I started investigating the Flickr public RSS feeds and parsing them from XML to JSON with Yahoo’s YQL … and then realised that the public feeds can be configured to just spit out JSON directly. Alas, I was only getting a handful of photos, and it seemed hard to extend if I wanted more, potentially from different sources in the future.

I looked at using the API directly from Javascript, but I didn’t like the idea of constantly hitting an API for every request if I didn’t have to, and leaving API keys lying around in public spaces makes me feel ick.

Unfortunately to use the API I needed an account, which is a shame, because I deleted mine when I heard about the Yahoo breaches a few years ago. Nevermind.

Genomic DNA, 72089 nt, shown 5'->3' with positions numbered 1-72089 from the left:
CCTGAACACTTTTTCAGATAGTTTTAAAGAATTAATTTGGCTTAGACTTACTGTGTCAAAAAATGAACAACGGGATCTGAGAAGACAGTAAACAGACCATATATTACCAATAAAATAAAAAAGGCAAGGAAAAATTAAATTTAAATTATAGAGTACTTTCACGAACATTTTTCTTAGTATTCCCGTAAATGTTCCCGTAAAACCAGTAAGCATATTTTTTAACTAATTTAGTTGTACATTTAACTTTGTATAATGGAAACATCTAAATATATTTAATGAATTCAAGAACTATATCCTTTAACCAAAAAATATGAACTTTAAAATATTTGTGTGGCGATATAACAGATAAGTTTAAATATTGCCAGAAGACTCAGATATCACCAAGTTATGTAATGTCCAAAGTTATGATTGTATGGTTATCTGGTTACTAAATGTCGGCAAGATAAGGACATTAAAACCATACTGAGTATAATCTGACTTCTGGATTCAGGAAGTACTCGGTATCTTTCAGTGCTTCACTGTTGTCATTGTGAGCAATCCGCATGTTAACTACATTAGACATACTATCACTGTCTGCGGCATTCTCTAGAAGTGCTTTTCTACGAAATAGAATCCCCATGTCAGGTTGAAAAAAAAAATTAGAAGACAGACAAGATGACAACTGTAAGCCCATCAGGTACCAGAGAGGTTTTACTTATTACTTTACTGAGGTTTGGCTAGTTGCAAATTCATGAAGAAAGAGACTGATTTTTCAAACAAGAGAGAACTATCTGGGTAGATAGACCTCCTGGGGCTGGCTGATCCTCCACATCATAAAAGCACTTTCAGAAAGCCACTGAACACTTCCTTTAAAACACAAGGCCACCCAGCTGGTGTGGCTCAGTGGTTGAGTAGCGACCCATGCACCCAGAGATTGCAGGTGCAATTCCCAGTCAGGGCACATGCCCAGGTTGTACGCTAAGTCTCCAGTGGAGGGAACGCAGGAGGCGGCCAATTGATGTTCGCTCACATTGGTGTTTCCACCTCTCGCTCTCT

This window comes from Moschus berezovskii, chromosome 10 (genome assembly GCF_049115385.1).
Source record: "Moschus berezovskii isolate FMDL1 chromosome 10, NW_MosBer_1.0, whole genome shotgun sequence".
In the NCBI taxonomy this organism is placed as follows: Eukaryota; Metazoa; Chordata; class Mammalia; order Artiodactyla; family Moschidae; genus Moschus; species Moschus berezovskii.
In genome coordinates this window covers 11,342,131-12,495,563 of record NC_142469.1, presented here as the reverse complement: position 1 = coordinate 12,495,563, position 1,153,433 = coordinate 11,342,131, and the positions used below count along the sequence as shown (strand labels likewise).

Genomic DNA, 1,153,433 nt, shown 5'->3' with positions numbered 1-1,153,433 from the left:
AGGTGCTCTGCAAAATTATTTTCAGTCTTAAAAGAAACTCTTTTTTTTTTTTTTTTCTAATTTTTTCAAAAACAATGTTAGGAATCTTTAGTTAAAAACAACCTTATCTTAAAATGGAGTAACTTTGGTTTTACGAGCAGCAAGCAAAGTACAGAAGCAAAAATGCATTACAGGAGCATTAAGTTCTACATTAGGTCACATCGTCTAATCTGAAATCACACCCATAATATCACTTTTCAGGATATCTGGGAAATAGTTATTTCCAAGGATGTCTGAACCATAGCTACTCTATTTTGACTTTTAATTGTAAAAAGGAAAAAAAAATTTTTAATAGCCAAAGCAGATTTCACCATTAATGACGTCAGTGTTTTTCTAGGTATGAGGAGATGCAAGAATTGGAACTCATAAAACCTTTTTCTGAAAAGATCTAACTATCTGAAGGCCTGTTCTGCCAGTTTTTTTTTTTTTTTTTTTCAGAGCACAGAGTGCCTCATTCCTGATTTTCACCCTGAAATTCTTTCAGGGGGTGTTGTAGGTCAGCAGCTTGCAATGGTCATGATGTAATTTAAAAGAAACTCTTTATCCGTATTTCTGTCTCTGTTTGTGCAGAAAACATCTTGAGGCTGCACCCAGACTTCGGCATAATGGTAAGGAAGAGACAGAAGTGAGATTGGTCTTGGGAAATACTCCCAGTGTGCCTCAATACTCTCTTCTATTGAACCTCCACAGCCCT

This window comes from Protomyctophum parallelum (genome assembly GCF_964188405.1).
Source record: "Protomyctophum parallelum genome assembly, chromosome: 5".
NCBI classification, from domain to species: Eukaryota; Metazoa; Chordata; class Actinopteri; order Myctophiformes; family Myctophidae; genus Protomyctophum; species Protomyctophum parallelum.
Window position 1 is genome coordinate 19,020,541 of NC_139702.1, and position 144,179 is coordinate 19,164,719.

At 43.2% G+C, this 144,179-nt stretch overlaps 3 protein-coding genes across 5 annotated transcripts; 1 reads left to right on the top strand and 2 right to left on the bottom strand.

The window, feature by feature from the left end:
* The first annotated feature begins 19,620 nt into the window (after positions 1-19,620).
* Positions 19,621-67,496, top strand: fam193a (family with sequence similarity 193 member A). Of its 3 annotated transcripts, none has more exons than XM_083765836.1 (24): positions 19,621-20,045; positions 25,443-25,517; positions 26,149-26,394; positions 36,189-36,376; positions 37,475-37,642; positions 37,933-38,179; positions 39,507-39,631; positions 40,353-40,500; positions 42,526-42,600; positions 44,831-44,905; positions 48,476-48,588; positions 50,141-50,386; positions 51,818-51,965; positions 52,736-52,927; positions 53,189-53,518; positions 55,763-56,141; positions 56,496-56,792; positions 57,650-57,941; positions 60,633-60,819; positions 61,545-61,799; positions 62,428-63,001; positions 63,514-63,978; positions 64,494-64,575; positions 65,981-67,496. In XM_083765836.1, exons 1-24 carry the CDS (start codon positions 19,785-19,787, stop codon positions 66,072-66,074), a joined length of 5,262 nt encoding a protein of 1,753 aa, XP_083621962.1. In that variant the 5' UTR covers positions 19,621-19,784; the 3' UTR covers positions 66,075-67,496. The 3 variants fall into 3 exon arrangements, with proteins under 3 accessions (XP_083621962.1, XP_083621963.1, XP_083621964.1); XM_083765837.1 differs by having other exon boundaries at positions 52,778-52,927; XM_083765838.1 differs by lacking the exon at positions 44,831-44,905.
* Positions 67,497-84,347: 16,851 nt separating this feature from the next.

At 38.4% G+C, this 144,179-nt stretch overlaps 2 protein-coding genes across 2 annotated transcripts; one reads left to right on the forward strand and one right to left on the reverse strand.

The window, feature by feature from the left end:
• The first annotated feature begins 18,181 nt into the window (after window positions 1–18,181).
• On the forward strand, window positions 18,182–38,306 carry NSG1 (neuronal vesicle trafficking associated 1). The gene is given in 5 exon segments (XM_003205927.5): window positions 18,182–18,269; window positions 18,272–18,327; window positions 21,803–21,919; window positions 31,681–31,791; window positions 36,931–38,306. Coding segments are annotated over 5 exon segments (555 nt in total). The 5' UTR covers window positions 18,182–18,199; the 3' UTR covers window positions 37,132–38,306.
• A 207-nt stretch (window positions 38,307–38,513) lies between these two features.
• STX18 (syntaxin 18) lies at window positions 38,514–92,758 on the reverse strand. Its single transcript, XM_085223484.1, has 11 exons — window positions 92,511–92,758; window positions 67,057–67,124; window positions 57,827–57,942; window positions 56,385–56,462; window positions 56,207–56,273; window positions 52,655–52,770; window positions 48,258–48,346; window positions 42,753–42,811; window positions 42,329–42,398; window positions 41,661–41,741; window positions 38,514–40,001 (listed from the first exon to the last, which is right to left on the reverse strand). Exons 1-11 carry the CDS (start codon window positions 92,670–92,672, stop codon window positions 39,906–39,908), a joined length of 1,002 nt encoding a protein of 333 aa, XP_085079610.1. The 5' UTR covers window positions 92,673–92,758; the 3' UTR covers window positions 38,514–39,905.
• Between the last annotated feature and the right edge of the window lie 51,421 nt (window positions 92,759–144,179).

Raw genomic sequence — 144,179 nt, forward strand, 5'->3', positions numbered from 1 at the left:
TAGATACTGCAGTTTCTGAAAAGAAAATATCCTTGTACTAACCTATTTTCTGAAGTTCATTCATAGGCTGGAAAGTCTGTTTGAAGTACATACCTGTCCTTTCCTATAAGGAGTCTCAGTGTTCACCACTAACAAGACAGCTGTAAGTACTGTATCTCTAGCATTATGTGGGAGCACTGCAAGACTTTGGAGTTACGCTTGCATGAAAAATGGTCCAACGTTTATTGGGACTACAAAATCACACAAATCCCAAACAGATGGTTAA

The quotes was slightly easier, because text. fortune is a good option. I scraped from a few different sources, and nabbed some of the Momentum ones for good measure, dumping into a text file. They’re all the same format, so easily parsable later.

Site generator is made of 3 key parts:

  • Quote files parser
  • Flickr API scraper
  • HTML template parser

The idea behind this is that I only want ONE page to upload somewhere. It doesn’t do anything except on page load, so should be little more than an elaborate Hello World!

Given the intermediary goal of building some data that I could dump into the pages, my plan was to dump everything into Javascript and handle that onload. So the first two parts with the quotes and Flickr API are all about creating some Javascript objects that I can literally dump in the page and let the JS do all the work.